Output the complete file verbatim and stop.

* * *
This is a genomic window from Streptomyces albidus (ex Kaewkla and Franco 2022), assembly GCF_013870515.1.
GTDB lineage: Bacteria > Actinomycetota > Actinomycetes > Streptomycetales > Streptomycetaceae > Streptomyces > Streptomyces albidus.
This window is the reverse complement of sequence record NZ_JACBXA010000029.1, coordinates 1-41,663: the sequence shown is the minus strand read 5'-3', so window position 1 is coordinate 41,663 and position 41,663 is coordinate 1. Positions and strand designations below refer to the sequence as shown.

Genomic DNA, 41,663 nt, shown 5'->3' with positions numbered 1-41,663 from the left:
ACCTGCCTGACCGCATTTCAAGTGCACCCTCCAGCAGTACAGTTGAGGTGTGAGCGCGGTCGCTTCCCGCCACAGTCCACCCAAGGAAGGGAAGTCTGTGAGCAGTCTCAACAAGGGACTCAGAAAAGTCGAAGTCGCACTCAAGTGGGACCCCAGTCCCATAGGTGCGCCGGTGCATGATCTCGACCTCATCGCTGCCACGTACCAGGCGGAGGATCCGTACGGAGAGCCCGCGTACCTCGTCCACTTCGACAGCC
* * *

This is a genomic window from Streptomyces albidus (ex Kaewkla and Franco 2022), assembly GCF_013870515.1.
GTDB lineage: Bacteria > Actinomycetota > Actinomycetes > Streptomycetales > Streptomycetaceae > Streptomyces > Streptomyces albidus.
This window is the reverse complement of sequence record NZ_JACBXA010000029.1, coordinates 1-41,663: the sequence shown is the minus strand read 5'-3', so window position 1 is coordinate 41,663 and position 41,663 is coordinate 1. Positions and strand designations below refer to the sequence as shown.

Genomic DNA, 41,663 nt, shown 5'->3' with positions numbered 1-41,663 from the left:
ACCTGCCTGACCGCATTTCAAGTGCACCCTCCAGCAGTACAGTTGAGGTGTGAGCGCGGTCGCTTCCCGCCACAGTCCACCCAAGGAAGGGAAGTCTGTGAGCAGTCTCAACAAGGGACTCAGAAAAGTCGAAGTCGCACTCAAGTGGGACCCCAGTCCCATAGGTGCGCCGGTGCATGATCTCGACCTCATCGCTGCCACGTACCAGGCGGAGGATCCGTACGGAGAGCCCGCGTACCTCGTCCACTTCGACAGCC